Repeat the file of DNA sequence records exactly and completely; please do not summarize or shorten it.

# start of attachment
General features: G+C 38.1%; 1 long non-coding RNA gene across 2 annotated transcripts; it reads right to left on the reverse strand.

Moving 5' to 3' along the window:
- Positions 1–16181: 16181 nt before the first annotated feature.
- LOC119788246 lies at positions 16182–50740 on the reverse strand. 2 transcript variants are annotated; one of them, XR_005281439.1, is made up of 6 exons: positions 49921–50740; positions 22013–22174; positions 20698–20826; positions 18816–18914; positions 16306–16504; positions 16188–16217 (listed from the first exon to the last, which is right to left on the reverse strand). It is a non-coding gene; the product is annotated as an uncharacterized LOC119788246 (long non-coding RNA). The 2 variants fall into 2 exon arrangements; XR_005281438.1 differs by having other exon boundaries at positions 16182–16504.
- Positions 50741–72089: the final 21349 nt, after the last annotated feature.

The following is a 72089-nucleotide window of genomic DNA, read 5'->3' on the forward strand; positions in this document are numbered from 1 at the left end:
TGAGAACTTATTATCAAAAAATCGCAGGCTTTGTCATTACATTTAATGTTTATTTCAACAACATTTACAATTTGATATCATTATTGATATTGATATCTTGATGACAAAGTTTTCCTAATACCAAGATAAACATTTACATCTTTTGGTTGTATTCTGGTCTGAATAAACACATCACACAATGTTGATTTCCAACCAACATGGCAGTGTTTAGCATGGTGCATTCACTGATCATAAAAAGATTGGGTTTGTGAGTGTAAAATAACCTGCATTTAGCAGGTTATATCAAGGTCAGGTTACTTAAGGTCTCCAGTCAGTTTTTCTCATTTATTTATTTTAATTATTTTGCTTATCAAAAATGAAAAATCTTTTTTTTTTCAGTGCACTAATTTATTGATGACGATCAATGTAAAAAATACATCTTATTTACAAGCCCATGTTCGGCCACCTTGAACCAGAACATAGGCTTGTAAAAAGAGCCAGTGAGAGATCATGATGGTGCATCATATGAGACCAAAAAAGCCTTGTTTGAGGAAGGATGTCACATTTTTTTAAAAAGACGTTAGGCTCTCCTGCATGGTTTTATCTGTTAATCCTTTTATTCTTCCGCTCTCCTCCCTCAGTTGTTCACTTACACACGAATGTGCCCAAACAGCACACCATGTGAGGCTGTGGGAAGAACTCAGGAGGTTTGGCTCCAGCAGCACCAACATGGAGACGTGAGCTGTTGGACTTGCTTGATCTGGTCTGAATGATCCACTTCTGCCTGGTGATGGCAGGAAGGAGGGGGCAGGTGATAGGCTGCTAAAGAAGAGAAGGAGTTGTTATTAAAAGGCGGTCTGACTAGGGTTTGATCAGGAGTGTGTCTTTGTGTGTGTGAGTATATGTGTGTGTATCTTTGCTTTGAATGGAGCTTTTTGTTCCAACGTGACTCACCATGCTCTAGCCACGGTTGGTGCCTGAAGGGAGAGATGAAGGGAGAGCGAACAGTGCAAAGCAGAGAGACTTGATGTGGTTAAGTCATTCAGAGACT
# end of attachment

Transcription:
General features: G+C 38.1%; 1 long non-coding RNA gene across 2 annotated transcripts; it reads right to left on the reverse strand.

Moving 5' to 3' along the window:
- Positions 1–16181: 16181 nt before the first annotated feature.
- LOC119788246 lies at positions 16182–50740 on the reverse strand. 2 transcript variants are annotated; one of them, XR_005281439.1, is made up of 6 exons: positions 49921–50740; positions 22013–22174; positions 20698–20826; positions 18816–18914; positions 16306–16504; positions 16188–16217 (listed from the first exon to the last, which is right to left on the reverse strand). It is a non-coding gene; the product is annotated as an uncharacterized LOC119788246 (long non-coding RNA). The 2 variants fall into 2 exon arrangements; XR_005281438.1 differs by having other exon boundaries at positions 16182–16504.
- Positions 50741–72089: the final 21349 nt, after the last annotated feature.

The following is a 72089-nucleotide window of genomic DNA, read 5'->3' on the forward strand; positions in this document are numbered from 1 at the left end:
TGAGAACTTATTATCAAAAAATCGCAGGCTTTGTCATTACATTTAATGTTTATTTCAACAACATTTACAATTTGATATCATTATTGATATTGATATCTTGATGACAAAGTTTTCCTAATACCAAGATAAACATTTACATCTTTTGGTTGTATTCTGGTCTGAATAAACACATCACACAATGTTGATTTCCAACCAACATGGCAGTGTTTAGCATGGTGCATTCACTGATCATAAAAAGATTGGGTTTGTGAGTGTAAAATAACCTGCATTTAGCAGGTTATATCAAGGTCAGGTTACTTAAGGTCTCCAGTCAGTTTTTCTCATTTATTTATTTTAATTATTTTGCTTATCAAAAATGAAAAATCTTTTTTTTTTCAGTGCACTAATTTATTGATGACGATCAATGTAAAAAATACATCTTATTTACAAGCCCATGTTCGGCCACCTTGAACCAGAACATAGGCTTGTAAAAAGAGCCAGTGAGAGATCATGATGGTGCATCATATGAGACCAAAAAAGCCTTGTTTGAGGAAGGATGTCACATTTTTTTAAAAAGACGTTAGGCTCTCCTGCATGGTTTTATCTGTTAATCCTTTTATTCTTCCGCTCTCCTCCCTCAGTTGTTCACTTACACACGAATGTGCCCAAACAGCACACCATGTGAGGCTGTGGGAAGAACTCAGGAGGTTTGGCTCCAGCAGCACCAACATGGAGACGTGAGCTGTTGGACTTGCTTGATCTGGTCTGAATGATCCACTTCTGCCTGGTGATGGCAGGAAGGAGGGGGCAGGTGATAGGCTGCTAAAGAAGAGAAGGAGTTGTTATTAAAAGGCGGTCTGACTAGGGTTTGATCAGGAGTGTGTCTTTGTGTGTGTGAGTATATGTGTGTGTATCTTTGCTTTGAATGGAGCTTTTTGTTCCAACGTGACTCACCATGCTCTAGCCACGGTTGGTGCCTGAAGGGAGAGATGAAGGGAGAGCGAACAGTGCAAAGCAGAGAGACTTGATGTGGTTAAGTCATTCAGAGACT